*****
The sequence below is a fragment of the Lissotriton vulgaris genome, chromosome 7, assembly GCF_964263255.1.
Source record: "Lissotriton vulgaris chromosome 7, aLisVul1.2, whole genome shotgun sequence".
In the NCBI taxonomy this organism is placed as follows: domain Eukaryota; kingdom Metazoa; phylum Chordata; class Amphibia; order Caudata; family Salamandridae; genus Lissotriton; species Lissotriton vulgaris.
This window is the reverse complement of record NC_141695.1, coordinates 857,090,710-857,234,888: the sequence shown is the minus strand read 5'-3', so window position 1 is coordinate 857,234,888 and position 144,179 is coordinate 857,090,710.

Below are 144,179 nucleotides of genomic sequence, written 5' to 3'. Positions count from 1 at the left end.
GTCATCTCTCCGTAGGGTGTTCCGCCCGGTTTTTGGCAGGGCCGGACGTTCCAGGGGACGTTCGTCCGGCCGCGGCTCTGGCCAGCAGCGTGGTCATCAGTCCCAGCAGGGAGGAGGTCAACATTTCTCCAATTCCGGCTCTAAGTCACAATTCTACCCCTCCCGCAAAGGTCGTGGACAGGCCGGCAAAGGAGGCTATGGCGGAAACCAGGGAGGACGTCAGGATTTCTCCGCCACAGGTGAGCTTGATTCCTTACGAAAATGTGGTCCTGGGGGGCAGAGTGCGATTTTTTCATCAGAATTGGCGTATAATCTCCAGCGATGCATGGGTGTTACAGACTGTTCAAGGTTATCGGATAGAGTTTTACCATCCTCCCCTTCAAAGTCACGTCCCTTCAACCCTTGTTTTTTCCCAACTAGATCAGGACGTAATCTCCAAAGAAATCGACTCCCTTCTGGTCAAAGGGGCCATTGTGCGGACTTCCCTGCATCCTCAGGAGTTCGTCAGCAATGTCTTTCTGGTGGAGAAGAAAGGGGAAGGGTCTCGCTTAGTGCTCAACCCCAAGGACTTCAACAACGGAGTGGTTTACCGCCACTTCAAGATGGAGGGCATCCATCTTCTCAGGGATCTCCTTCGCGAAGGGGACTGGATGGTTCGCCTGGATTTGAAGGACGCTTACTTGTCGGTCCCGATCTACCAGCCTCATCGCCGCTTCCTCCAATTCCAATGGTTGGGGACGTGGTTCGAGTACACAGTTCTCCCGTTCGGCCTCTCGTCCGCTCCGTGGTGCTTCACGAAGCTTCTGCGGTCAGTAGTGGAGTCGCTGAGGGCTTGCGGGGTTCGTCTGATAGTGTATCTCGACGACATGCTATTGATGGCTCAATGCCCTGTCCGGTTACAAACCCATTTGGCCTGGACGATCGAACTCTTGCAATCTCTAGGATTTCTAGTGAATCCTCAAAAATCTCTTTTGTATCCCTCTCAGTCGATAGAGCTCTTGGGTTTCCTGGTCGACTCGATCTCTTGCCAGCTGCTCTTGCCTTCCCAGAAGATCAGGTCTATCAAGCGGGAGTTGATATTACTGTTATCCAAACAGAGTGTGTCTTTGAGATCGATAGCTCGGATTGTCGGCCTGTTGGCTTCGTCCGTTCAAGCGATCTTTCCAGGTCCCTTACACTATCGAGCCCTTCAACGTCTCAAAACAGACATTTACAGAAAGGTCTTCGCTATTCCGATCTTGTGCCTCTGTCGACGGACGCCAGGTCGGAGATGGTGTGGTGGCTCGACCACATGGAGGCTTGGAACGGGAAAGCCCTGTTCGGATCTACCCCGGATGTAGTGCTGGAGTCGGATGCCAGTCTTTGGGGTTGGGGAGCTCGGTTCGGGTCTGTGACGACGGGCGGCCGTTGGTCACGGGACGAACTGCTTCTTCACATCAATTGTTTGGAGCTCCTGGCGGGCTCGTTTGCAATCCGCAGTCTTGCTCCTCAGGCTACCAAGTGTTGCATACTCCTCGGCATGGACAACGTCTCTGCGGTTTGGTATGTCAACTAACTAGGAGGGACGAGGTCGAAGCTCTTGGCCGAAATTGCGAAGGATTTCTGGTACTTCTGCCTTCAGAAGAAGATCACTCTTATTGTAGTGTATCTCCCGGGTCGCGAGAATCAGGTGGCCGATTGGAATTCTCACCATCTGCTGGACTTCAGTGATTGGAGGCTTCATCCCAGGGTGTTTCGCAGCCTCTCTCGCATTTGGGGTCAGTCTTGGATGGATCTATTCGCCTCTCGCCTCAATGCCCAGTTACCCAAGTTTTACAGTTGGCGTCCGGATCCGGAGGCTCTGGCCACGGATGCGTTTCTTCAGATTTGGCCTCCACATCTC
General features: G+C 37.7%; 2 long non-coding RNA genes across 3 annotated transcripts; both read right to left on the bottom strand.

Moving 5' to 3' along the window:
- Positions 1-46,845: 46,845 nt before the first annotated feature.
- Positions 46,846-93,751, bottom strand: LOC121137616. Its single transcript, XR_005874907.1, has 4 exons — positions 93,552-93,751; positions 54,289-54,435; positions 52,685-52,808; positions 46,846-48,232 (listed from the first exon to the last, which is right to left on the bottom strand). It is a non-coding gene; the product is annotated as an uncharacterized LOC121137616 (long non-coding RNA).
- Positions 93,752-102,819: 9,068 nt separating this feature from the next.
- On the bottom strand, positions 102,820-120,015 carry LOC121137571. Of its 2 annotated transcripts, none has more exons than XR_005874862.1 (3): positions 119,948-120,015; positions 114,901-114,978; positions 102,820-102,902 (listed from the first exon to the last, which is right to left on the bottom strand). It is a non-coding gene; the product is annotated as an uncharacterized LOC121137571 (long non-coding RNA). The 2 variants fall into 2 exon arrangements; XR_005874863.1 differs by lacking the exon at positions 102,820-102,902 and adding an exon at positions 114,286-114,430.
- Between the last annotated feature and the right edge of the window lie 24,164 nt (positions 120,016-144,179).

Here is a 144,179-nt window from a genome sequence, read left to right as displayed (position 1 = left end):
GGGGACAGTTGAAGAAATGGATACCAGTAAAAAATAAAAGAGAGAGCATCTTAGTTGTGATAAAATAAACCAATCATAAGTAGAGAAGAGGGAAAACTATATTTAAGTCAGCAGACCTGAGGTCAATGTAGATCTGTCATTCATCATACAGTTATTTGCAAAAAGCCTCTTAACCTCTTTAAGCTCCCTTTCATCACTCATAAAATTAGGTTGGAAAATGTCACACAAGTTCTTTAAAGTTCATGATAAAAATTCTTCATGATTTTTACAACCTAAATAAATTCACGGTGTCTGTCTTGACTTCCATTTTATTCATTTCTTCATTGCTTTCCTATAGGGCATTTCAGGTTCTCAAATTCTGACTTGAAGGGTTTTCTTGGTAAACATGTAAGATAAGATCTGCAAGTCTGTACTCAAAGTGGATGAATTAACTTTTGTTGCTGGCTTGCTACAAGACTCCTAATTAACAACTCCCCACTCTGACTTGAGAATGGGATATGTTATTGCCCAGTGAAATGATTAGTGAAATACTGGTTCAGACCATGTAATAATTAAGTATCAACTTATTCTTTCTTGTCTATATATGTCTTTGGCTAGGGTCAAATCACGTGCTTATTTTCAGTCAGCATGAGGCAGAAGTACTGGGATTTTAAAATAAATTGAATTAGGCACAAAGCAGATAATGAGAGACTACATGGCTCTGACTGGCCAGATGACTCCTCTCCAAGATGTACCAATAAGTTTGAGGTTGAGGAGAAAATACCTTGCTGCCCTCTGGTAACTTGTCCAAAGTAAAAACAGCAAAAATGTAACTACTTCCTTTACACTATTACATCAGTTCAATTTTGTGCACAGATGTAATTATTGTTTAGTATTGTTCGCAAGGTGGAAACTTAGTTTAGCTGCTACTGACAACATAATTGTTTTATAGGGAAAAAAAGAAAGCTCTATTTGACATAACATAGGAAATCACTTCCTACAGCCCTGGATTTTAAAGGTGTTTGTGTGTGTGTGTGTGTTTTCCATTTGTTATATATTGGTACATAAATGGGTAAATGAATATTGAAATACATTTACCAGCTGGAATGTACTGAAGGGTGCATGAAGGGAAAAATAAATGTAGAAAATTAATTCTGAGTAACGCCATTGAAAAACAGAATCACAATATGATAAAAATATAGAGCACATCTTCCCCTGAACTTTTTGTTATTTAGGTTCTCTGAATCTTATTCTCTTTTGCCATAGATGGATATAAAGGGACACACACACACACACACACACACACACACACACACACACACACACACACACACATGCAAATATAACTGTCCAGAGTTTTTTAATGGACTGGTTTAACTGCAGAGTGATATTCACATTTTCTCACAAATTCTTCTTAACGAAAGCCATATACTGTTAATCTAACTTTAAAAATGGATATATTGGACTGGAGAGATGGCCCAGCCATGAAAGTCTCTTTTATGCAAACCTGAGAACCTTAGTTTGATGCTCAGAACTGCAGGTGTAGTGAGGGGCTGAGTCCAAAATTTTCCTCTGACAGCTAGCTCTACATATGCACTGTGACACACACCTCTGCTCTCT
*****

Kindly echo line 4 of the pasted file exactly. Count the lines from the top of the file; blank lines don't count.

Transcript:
This window is the reverse complement of record NC_141695.1, coordinates 857,090,710-857,234,888: the sequence shown is the minus strand read 5'-3', so window position 1 is coordinate 857,234,888 and position 144,179 is coordinate 857,090,710.